Blessed John Henry Newman records in Loss and Gain a rumour that circulated in the febrile atmosphere of mid-forties Oxford:
"Have you heard the news?" said Sheffield; " I have been long enough in college to pick it up. The Kitchen man was full of it as I passed along. Jack's a particular friend of mine; a good honest fellow, and has all the gossip of the place. I don't know what it means, but Oxford has just now a very bad inside. The report is, that some of the men have turned Romans; and they say that there are strangers going about Oxford whom nobody knows anything of. Jack, who is a bit of a divine himself, says he heard the Principal say that, for certain, there were Jesuits at the bottom of it; and I don't know what he means, but he declares he saw with his own eyes the Pope walking down the High Street with the priest. I asked him how he knew it; he said he knew the Pope by his slouching hat and his long beard; and the porter told him it was the Pope ..."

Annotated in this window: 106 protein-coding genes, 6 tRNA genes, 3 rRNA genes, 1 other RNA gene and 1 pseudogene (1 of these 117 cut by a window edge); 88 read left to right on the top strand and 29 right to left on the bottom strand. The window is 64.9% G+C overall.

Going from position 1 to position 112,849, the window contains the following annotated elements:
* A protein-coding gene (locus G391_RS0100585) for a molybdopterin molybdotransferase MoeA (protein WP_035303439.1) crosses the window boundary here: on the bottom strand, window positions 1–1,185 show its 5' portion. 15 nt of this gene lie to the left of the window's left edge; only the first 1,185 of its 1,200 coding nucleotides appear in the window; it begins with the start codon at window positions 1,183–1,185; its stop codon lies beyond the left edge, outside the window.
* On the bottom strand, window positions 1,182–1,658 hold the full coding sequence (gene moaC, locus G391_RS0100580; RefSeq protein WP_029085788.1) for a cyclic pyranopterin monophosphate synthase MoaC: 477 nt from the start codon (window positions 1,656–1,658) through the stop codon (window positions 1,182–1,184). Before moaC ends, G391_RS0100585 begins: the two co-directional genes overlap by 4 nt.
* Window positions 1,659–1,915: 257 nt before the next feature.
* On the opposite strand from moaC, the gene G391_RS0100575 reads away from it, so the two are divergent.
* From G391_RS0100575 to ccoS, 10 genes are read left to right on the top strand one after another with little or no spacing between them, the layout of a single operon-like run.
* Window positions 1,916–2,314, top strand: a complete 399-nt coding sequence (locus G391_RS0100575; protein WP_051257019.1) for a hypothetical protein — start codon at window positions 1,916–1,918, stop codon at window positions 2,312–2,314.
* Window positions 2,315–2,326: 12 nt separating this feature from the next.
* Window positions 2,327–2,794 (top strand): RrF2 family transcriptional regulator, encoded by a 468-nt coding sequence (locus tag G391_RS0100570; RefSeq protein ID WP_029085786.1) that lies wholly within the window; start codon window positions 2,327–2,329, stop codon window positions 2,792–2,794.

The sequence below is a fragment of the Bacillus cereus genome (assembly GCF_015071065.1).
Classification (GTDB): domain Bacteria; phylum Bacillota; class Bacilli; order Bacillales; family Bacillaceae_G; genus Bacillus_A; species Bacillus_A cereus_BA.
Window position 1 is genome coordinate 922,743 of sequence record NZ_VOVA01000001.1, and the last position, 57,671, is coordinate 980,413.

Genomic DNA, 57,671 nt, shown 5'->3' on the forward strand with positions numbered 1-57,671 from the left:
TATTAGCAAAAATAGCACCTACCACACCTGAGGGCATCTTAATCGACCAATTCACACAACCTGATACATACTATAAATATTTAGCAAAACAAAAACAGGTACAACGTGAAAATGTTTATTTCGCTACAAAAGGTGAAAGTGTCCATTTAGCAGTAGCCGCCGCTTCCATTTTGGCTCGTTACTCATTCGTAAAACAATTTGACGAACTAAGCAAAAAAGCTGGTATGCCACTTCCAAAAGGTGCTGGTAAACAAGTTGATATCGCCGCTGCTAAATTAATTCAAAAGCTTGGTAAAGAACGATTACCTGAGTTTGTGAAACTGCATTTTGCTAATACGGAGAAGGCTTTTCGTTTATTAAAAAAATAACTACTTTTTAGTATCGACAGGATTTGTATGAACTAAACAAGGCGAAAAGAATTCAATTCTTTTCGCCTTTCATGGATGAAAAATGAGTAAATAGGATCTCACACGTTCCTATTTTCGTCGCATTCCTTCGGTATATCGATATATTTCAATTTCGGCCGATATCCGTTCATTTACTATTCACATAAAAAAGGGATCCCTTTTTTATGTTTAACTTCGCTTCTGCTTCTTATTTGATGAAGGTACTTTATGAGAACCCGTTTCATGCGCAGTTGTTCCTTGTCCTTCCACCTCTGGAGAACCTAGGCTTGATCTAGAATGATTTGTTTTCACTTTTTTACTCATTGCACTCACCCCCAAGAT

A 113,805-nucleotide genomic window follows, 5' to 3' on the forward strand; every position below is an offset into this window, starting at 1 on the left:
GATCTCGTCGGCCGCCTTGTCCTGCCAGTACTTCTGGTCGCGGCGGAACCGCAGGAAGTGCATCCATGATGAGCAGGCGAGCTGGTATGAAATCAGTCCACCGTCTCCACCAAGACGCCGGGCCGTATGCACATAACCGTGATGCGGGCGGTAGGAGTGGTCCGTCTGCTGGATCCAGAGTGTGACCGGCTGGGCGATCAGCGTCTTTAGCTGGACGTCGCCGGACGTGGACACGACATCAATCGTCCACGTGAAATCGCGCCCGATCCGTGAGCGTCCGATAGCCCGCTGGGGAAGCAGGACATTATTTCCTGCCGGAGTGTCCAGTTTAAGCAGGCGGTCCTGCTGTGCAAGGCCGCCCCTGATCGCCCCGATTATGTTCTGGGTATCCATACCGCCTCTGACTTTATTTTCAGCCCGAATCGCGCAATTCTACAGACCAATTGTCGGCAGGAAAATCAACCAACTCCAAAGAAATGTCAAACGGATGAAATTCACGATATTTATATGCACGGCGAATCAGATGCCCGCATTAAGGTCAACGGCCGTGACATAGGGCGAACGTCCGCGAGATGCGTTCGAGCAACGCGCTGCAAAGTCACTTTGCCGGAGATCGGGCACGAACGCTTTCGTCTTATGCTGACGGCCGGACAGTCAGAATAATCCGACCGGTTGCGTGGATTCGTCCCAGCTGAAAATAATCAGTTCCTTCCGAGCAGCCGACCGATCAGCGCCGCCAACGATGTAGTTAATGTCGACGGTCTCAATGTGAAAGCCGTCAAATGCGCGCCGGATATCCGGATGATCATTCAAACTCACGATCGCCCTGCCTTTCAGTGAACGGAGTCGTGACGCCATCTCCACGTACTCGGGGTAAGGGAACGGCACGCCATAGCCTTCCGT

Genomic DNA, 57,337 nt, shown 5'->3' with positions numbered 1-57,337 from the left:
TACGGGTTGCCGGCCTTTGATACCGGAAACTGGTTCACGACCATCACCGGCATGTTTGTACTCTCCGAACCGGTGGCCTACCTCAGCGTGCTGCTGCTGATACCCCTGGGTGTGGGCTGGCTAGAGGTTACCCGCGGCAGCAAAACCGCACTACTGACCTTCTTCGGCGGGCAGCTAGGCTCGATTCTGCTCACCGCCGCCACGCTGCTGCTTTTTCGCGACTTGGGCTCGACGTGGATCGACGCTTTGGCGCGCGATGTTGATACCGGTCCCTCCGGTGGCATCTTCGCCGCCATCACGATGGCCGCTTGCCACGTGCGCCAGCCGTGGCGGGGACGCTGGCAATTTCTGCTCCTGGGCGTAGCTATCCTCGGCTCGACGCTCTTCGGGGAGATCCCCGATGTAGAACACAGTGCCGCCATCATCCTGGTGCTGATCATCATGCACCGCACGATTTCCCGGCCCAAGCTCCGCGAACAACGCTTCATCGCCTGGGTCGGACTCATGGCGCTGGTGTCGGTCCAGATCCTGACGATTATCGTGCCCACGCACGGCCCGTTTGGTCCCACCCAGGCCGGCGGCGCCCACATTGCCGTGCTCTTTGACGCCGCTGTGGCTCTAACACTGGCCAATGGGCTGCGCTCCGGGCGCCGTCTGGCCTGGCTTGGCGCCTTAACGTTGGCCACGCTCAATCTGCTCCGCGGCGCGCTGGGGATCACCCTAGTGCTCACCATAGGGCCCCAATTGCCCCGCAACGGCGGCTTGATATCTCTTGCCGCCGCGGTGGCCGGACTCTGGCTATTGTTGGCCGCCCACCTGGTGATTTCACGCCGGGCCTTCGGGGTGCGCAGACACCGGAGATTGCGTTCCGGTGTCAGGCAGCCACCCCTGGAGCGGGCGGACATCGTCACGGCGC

Happy days, when Jesuits were sinister figures of subtle intrigue and stout defenders of Catholic orthodoxy.